The oldest race run at the Cheltenham Festival is Grand Annual Challenge Cup Handicap Chase or, more correctly, the Johnny Henderson Grand Annual Challenge Cup Handicap Chase, as the race has been known since 2005.
The late Major John ‘Johnny’ Henderson, father of leading National Hunt trainer Nicky Henderson, was an influential figure in the horseracing world. In 1963, he brought together a group of investors to buy Cheltenham racecourse for £240,000, thereby preventing it from being taken over by property developers. The following year, he was instrumental in the formation of Racecourse Holdings Trust (now Jockey Club Racecourses). Henderson Snr. died in December, 2003, aged 83 and, two years later, his name was added to the race title in recognition of his contribution to safeguarding Cheltenham.
Nowadays, the Johnny Henderson Grand Annual Challenge Cup Handicap Chase is run over a distance of about 2 miles, or 1 mile, 7 fulongs and 199 yards to be precise, on the New Course at Cheltenham on the second day of the Cheltenham Festival. However, the inaugural Grand Annual Chase was run on April 4, 1834 – five years before the first ‘official’ running of the Grand National –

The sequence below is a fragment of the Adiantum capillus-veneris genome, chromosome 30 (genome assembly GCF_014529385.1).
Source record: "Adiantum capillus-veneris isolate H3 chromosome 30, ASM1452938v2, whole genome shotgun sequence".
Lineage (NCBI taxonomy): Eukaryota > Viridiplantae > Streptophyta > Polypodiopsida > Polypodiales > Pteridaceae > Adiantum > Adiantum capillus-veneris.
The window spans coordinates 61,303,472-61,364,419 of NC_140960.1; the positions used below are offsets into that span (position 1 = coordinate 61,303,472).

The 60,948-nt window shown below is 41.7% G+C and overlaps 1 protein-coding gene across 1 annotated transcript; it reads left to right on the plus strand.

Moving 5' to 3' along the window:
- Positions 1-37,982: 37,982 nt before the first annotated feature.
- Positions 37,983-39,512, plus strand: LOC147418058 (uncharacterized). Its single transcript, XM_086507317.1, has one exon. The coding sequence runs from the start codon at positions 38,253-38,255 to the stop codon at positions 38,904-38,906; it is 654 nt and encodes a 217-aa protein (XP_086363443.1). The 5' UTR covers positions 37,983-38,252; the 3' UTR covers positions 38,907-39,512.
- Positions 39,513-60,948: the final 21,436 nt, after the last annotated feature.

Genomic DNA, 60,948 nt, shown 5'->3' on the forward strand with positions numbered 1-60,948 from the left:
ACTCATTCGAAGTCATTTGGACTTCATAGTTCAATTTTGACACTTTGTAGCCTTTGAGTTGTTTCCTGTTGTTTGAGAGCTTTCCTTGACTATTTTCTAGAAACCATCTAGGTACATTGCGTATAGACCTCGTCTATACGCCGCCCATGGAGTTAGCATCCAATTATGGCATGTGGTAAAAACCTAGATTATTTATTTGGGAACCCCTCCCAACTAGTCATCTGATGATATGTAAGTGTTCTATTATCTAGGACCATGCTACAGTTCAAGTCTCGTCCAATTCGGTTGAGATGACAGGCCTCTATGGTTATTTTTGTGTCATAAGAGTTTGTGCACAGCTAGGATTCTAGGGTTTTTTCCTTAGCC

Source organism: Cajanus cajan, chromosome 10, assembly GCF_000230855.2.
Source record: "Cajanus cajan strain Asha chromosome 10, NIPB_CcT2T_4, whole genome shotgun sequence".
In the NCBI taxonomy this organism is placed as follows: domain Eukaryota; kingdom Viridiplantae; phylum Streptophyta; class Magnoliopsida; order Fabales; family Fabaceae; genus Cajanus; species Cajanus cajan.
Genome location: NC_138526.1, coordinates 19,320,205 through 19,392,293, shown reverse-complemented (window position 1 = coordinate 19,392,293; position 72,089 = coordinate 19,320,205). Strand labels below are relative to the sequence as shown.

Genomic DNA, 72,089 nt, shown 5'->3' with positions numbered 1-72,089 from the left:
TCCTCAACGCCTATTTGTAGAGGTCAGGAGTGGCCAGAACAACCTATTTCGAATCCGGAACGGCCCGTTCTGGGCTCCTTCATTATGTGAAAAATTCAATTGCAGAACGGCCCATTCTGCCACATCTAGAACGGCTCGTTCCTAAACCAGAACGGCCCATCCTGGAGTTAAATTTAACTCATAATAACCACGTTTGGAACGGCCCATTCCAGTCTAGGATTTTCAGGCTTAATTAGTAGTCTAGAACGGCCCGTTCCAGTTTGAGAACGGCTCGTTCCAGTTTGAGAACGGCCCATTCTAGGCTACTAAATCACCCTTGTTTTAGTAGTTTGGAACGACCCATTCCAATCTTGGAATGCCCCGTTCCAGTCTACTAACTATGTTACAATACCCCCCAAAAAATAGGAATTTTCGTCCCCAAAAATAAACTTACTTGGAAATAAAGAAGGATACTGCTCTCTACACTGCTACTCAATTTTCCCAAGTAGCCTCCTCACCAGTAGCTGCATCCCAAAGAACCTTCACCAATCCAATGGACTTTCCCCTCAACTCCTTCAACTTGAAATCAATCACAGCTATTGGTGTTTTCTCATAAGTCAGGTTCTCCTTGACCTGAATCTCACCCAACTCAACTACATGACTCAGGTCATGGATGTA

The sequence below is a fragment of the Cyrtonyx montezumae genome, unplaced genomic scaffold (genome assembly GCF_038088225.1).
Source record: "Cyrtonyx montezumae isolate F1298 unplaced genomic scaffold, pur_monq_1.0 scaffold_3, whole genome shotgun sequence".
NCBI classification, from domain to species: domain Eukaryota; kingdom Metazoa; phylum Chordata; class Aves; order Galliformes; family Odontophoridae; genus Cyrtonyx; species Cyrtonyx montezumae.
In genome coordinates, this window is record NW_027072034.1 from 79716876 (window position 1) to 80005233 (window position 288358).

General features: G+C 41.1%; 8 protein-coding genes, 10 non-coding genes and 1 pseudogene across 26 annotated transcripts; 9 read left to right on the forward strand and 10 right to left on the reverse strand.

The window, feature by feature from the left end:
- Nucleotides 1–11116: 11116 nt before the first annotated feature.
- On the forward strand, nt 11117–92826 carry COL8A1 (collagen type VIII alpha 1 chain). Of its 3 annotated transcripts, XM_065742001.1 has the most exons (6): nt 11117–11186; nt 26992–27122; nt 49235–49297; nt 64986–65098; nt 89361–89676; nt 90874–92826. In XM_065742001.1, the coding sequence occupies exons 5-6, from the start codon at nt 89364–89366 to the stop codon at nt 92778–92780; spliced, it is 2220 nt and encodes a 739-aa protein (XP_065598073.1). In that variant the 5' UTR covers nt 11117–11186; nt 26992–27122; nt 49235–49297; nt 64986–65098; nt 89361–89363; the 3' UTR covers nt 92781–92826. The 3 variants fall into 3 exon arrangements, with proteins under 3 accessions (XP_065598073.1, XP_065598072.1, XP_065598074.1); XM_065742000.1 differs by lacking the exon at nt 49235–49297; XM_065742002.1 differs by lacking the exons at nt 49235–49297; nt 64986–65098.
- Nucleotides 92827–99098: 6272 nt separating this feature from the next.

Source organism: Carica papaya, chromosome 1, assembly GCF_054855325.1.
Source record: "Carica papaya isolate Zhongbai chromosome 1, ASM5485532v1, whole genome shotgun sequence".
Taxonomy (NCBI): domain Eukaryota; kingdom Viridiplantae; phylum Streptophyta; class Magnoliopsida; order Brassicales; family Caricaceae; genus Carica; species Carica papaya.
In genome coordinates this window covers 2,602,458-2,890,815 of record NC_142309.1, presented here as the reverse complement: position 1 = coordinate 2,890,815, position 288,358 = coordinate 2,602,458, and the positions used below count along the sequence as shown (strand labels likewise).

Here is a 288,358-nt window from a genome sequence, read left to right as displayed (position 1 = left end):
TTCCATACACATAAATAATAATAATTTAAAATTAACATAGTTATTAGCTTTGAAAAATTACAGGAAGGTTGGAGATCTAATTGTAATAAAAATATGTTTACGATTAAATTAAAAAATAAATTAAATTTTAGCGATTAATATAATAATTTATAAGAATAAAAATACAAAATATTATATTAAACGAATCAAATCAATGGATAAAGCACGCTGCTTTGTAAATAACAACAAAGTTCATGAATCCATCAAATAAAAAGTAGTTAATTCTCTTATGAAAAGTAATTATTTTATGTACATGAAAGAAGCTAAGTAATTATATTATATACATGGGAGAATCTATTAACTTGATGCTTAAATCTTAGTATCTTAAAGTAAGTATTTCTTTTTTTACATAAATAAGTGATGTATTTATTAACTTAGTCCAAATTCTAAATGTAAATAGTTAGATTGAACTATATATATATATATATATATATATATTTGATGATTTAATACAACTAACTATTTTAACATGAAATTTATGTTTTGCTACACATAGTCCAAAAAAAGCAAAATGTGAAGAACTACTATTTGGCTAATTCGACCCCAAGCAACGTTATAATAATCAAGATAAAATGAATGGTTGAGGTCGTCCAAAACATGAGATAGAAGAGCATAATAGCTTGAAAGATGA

in the vicinity of Andoversford, east of Cheltenham. Thus, the Grand Annual Chase is not only the oldest race run at the Cheltenham Festival, but also the oldest surviving race in the British National Hunt calendar.
The Grand Annual Chase was run over various courses and distances – in 1835, for example, a distance ‘upwards of four miles’ – in the locality until 1843 and, after a four-year hiatus, was transferred to Noverton, adjoining Prestbury Park. Between 1861 and 1866, the race was run at Southam, Warwickshire and, thereafter, not run at all until the early twentieth century; it finally returned, permanently, to Cheltenham in 1913.